“The biggest problem for theatrical productions is to have a performing space with proper lighting, sound and theater systems that include a fly system and a high hat ... to install a counterweight system to fly scenery and backdrops,” Dean said.

In 2009, LSC-Kingwood was a proposed location for a concert hall that community organizations and students could use. The LSC-Kingwood Performing Arts Advisory Council proposed the Lone Star College System board of directors construct a concert hall at the college, per meeting notes.

Meeting notes showed a consultant said a 1,000-seat concert hall could be built for roughly $27 million to meet the college’s and community’s needs.

Todd Miller, music department chair at LSC-Kingwood and artistic director and conductor for The Kingwood Chorale and Chamber Orchestra, said when the economy downturned in 2008, the concert hall was put on hold.

“[It] would be able to accommodate the Kingwood Chorale and Chamber Orchestra, the Kingwood Pops Orchestra … [and be] a special place for local high school bands,” he said.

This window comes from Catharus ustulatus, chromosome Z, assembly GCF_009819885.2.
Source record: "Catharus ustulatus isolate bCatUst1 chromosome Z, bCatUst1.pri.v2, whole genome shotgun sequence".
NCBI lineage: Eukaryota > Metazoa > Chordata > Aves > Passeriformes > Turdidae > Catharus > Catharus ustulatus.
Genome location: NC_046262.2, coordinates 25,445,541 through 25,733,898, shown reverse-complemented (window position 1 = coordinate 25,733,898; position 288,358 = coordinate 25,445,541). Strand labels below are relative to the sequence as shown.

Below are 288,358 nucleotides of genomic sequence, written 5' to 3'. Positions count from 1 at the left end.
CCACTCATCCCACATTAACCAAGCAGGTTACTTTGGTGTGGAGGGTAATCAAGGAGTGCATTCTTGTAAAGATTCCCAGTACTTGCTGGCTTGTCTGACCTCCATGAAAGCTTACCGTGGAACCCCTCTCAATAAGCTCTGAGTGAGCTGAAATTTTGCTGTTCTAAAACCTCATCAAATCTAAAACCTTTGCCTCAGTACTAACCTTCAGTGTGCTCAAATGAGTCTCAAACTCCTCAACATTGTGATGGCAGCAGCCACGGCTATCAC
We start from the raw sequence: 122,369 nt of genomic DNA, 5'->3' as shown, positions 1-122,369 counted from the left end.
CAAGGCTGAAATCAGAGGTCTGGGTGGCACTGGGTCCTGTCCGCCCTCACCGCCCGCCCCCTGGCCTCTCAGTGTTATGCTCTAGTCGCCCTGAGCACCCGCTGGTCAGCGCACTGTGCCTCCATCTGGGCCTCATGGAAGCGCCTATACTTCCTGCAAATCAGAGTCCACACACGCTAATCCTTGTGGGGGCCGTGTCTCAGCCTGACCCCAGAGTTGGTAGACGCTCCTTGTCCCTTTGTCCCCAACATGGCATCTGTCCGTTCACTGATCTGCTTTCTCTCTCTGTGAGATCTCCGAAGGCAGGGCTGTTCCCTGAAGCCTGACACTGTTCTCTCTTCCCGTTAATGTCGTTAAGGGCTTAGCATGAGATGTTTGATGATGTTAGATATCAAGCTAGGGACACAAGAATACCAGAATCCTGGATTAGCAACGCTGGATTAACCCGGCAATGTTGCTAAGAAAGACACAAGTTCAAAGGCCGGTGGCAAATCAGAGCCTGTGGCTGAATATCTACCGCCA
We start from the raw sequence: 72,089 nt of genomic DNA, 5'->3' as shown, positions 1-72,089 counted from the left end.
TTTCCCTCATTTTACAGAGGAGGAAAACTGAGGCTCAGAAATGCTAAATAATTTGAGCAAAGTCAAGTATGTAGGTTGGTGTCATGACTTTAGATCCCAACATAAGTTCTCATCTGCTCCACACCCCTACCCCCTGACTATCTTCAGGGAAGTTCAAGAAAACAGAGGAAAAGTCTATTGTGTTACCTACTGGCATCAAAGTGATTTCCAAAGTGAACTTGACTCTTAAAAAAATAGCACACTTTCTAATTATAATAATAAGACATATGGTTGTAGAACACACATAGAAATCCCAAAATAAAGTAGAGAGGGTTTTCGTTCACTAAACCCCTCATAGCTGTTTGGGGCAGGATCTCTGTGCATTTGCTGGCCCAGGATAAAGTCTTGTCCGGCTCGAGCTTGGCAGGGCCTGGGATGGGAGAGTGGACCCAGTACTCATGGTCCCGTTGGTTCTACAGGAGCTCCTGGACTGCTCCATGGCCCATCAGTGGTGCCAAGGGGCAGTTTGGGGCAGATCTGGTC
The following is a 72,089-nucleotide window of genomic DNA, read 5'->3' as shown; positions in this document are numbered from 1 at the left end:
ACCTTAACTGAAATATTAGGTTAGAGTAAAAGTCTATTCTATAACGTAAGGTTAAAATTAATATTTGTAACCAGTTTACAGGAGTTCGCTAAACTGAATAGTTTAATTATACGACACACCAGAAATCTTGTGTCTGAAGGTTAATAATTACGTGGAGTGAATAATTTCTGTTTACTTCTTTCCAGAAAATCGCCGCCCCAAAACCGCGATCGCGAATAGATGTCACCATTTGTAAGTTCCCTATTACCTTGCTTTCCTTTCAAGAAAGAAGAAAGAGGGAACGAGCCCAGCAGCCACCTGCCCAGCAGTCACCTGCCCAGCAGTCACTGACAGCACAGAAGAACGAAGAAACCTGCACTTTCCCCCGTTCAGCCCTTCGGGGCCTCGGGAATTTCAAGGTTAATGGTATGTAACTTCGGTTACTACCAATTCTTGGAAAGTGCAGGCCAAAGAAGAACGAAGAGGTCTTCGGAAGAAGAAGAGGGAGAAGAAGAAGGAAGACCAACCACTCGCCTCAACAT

Despite the lack of a larger venue designated for performing arts groups, organizations in the Lake Houston area are still thriving—even in spite of Hurricane Harvey’s impact on the area.

Livingston said for the LHMAS—and for many other local organizations—a majority of funds come from donations and corporate matchings and a third of funding comes from ticket sales.

On the other hand, Forys said The Kingwood Pops Orchestra relies heavily on donations and ticket sales. Other funding comes from its partnership with the Houston Arts Alliance, although she said they will no longer receive funding from the alliance after this season, as its performance venue, The Nathaniel Center, is outside of the city of Houston’s boundaries.